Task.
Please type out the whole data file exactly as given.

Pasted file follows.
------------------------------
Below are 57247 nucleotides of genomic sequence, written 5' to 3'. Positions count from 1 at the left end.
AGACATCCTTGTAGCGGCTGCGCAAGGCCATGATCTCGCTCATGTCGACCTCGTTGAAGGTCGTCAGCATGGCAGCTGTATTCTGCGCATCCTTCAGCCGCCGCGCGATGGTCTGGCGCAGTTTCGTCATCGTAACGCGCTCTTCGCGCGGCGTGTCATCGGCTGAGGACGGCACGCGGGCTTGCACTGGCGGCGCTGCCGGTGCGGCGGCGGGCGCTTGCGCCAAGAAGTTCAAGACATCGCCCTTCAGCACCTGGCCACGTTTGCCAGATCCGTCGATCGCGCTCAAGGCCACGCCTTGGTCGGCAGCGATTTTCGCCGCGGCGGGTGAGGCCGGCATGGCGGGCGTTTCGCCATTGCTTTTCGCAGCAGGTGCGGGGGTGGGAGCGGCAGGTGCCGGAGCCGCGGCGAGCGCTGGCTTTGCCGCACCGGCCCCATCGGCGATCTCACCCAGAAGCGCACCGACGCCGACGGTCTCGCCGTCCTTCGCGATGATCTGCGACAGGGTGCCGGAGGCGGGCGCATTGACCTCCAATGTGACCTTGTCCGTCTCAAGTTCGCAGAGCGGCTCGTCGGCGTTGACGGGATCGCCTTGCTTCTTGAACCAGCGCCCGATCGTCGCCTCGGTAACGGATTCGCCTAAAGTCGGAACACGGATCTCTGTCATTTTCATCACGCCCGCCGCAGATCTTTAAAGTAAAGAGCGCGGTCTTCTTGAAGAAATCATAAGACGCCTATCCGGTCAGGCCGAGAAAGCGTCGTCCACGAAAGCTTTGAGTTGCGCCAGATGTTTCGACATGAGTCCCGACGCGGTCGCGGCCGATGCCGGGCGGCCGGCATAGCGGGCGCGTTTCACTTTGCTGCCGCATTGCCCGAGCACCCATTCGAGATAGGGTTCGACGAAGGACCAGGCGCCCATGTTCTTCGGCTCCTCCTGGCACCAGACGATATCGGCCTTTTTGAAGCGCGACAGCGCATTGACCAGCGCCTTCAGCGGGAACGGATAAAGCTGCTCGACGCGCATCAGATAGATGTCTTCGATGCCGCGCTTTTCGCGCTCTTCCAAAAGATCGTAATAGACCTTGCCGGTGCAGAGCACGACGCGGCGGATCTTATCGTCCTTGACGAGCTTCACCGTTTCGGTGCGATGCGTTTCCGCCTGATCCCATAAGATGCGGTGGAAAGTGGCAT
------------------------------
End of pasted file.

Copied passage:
Below are 57247 nucleotides of genomic sequence, written 5' to 3'. Positions count from 1 at the left end.
AGACATCCTTGTAGCGGCTGCGCAAGGCCATGATCTCGCTCATGTCGACCTCGTTGAAGGTCGTCAGCATGGCAGCTGTATTCTGCGCATCCTTCAGCCGCCGCGCGATGGTCTGGCGCAGTTTCGTCATCGTAACGCGCTCTTCGCGCGGCGTGTCATCGGCTGAGGACGGCACGCGGGCTTGCACTGGCGGCGCTGCCGGTGCGGCGGCGGGCGCTTGCGCCAAGAAGTTCAAGACATCGCCCTTCAGCACCTGGCCACGTTTGCCAGATCCGTCGATCGCGCTCAAGGCCACGCCTTGGTCGGCAGCGATTTTCGCCGCGGCGGGTGAGGCCGGCATGGCGGGCGTTTCGCCATTGCTTTTCGCAGCAGGTGCGGGGGTGGGAGCGGCAGGTGCCGGAGCCGCGGCGAGCGCTGGCTTTGCCGCACCGGCCCCATCGGCGATCTCACCCAGAAGCGCACCGACGCCGACGGTCTCGCCGTCCTTCGCGATGATCTGCGACAGGGTGCCGGAGGCGGGCGCATTGACCTCCAATGTGACCTTGTCCGTCTCAAGTTCGCAGAGCGGCTCGTCGGCGTTGACGGGATCGCCTTGCTTCTTGAACCAGCGCCCGATCGTCGCCTCGGTAACGGATTCGCCTAAAGTCGGAACACGGATCTCTGTCATTTTCATCACGCCCGCCGCAGATCTTTAAAGTAAAGAGCGCGGTCTTCTTGAAGAAATCATAAGACGCCTATCCGGTCAGGCCGAGAAAGCGTCGTCCACGAAAGCTTTGAGTTGCGCCAGATGTTTCGACATGAGTCCCGACGCGGTCGCGGCCGATGCCGGGCGGCCGGCATAGCGGGCGCGTTTCACTTTGCTGCCGCATTGCCCGAGCACCCATTCGAGATAGGGTTCGACGAAGGACCAGGCGCCCATGTTCTTCGGCTCCTCCTGGCACCAGACGATATCGGCCTTTTTGAAGCGCGACAGCGCATTGACCAGCGCCTTCAGCGGGAACGGATAAAGCTGCTCGACGCGCATCAGATAGATGTCTTCGATGCCGCGCTTTTCGCGCTCTTCCAAAAGATCGTAATAGACCTTGCCGGTGCAGAGCACGACGCGGCGGATCTTATCGTCCTTGACGAGCTTCACCGTTTCGGTGCGATGCGTTTCCGCCTGATCCCATAAGATGCGGTGGAAAGTGGCAT